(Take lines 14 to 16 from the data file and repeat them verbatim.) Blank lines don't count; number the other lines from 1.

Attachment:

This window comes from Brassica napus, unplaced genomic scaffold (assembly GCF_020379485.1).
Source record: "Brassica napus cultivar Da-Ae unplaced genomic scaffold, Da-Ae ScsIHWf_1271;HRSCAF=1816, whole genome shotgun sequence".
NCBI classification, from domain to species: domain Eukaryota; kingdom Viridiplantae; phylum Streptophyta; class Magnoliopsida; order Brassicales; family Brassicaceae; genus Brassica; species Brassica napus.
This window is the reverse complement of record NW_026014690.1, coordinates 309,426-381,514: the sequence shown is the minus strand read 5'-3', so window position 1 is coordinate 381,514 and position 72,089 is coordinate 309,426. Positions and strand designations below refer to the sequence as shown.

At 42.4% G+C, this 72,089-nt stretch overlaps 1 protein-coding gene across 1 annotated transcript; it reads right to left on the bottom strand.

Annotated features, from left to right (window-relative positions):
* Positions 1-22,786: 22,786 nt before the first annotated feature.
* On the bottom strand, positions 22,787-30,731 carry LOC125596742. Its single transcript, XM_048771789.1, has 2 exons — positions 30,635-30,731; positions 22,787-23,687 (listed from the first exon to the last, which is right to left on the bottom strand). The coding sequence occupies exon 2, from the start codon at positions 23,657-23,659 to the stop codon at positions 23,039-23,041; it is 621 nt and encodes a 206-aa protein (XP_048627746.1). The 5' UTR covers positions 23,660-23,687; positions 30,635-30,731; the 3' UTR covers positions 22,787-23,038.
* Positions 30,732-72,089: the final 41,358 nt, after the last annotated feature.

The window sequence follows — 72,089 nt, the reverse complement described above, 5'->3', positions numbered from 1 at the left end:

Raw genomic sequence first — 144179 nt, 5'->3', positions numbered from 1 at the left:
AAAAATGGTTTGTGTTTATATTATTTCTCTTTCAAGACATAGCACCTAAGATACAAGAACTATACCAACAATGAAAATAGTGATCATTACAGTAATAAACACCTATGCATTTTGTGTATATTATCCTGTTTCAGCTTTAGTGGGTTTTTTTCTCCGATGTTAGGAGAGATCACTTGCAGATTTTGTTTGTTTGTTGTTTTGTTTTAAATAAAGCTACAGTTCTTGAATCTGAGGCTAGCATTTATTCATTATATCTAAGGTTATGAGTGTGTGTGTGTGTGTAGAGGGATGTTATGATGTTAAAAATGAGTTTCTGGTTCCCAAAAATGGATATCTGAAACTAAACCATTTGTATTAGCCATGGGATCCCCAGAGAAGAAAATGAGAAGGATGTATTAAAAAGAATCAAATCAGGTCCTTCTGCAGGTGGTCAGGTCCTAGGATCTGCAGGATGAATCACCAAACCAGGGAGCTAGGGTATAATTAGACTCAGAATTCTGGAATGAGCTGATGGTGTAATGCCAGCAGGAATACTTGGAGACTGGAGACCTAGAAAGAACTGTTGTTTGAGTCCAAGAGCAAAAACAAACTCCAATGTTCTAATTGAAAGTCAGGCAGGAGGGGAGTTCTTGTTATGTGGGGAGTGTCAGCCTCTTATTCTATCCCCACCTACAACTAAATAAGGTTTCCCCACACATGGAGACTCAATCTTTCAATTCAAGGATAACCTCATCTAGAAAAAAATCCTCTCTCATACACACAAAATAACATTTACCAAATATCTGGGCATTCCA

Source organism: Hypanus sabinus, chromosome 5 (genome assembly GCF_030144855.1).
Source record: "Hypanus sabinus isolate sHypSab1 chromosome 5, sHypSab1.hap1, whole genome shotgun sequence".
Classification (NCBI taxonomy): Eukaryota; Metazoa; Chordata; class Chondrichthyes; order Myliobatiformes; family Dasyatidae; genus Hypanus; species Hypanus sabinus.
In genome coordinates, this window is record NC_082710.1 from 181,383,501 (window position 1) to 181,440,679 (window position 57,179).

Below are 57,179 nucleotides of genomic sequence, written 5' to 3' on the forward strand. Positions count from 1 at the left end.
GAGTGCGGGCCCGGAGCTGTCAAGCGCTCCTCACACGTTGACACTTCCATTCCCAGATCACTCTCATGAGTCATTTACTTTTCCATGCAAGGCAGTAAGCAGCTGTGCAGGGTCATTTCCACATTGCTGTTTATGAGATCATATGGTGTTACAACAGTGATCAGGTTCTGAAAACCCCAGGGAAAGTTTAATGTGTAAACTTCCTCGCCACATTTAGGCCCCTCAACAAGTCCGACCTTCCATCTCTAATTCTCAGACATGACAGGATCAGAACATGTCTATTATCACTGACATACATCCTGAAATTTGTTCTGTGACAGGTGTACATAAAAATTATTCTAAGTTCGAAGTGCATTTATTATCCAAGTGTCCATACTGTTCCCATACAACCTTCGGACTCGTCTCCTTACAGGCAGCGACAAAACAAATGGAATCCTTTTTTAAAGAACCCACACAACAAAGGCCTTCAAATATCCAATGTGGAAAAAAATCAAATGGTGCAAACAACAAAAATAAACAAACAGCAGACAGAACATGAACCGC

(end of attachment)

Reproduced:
Source record: "Hypanus sabinus isolate sHypSab1 chromosome 5, sHypSab1.hap1, whole genome shotgun sequence".
Classification (NCBI taxonomy): Eukaryota; Metazoa; Chordata; class Chondrichthyes; order Myliobatiformes; family Dasyatidae; genus Hypanus; species Hypanus sabinus.
In genome coordinates, this window is record NC_082710.1 from 181,383,501 (window position 1) to 181,440,679 (window position 57,179).